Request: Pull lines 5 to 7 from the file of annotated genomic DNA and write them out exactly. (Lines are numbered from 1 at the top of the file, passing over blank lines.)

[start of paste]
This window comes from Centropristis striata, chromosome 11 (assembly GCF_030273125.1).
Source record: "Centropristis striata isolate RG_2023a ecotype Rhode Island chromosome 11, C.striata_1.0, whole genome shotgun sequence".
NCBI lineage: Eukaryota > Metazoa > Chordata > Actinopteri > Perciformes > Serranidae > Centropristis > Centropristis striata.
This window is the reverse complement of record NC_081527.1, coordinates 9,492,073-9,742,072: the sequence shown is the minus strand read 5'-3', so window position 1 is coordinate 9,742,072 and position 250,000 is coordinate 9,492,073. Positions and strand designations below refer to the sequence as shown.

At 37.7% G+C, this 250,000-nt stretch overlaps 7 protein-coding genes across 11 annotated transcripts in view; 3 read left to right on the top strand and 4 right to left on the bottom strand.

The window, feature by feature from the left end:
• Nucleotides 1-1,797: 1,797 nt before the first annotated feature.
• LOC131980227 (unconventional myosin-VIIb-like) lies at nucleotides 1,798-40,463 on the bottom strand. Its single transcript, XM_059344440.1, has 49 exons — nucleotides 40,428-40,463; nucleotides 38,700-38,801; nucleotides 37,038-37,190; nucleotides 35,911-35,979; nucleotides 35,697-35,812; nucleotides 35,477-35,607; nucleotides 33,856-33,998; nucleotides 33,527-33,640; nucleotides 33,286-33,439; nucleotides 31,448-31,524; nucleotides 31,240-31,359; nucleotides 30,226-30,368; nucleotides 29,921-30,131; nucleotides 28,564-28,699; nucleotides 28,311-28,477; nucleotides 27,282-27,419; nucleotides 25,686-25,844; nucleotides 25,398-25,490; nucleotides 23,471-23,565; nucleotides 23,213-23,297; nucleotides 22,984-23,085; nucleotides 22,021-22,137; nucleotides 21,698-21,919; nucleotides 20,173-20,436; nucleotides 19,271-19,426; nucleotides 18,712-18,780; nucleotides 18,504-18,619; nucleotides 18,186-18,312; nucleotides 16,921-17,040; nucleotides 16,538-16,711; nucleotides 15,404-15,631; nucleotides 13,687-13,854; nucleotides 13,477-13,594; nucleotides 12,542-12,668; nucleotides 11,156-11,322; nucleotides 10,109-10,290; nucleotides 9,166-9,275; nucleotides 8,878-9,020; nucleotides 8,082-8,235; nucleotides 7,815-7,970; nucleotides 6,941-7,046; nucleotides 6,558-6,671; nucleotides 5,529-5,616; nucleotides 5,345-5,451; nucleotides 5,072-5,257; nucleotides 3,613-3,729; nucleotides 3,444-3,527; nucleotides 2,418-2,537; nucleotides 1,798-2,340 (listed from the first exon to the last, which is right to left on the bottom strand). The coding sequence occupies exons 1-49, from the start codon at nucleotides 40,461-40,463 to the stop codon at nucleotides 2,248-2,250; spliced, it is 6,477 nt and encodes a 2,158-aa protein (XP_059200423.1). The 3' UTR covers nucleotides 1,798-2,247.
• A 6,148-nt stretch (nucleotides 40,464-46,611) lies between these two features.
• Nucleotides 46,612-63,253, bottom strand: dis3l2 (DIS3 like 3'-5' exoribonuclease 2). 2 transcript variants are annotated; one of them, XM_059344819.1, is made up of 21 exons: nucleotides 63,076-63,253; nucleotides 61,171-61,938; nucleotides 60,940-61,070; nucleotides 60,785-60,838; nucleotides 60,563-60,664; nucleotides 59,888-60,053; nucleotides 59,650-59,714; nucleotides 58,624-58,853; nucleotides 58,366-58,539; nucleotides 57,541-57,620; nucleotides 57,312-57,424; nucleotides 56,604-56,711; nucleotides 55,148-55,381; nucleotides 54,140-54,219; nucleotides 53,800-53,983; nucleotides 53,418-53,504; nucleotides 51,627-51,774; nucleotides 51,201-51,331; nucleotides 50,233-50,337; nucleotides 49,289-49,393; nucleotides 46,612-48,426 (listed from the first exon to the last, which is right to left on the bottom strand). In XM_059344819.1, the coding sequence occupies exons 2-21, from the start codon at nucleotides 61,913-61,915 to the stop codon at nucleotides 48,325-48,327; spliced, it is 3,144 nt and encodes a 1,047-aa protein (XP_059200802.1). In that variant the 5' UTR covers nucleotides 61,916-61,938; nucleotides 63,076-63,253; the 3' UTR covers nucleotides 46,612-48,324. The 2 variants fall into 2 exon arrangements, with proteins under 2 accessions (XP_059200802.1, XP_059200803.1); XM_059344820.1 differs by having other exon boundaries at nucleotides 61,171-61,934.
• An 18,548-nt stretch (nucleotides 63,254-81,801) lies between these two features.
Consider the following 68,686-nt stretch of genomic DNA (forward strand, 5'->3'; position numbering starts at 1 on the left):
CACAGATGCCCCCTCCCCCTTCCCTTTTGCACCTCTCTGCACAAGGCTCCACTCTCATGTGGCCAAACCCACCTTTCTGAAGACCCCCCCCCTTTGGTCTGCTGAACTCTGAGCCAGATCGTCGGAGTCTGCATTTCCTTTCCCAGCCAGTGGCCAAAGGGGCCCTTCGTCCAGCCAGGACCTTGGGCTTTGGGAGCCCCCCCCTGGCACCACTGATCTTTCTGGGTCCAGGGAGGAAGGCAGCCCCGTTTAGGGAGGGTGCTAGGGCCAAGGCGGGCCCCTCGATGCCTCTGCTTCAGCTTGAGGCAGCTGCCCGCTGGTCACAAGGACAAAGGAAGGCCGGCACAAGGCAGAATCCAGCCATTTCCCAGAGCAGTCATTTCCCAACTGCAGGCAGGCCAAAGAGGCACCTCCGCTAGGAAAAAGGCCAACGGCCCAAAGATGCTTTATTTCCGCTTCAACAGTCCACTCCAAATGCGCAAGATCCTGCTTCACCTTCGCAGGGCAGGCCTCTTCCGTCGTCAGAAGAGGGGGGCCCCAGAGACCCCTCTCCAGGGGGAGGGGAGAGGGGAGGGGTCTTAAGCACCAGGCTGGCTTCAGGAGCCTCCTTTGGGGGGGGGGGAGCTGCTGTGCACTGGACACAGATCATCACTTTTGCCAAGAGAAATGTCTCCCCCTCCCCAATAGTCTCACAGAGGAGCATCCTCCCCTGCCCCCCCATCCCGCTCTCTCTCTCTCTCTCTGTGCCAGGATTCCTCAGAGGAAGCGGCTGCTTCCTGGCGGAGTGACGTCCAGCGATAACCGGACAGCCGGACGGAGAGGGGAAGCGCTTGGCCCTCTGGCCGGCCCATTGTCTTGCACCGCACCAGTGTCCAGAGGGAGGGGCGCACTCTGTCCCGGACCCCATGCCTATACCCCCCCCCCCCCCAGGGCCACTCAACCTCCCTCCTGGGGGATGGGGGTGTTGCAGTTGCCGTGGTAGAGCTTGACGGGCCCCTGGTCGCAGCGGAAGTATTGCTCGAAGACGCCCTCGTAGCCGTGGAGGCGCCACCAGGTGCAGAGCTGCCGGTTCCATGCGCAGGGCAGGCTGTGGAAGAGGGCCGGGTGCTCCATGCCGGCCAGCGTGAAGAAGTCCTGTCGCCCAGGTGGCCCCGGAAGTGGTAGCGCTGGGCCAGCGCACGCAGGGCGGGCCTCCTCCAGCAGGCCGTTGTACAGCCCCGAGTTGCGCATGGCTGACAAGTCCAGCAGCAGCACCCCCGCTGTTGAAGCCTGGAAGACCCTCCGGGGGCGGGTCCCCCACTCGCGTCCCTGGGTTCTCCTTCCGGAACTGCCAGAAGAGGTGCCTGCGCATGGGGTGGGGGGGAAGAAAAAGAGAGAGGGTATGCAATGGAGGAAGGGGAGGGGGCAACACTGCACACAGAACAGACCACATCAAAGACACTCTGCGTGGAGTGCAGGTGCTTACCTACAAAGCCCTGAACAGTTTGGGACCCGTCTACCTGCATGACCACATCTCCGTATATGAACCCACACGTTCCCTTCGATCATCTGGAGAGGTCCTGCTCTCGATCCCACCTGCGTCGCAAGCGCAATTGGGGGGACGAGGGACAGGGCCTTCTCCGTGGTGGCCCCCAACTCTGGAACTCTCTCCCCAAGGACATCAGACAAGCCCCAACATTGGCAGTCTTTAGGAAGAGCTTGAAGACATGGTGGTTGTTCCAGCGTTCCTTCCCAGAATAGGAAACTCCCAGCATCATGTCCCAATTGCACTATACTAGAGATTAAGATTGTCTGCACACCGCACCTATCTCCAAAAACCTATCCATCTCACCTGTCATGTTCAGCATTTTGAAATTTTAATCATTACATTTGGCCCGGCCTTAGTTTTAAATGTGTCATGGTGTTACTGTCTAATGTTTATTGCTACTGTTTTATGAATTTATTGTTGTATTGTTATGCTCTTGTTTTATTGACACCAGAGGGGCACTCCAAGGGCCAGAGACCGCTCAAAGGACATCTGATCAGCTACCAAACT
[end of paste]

At 37.7% G+C, this 250,000-nt stretch overlaps 7 protein-coding genes across 11 annotated transcripts in view; 3 read left to right on the top strand and 4 right to left on the bottom strand.

The window, feature by feature from the left end:
• Nucleotides 1-1,797: 1,797 nt before the first annotated feature.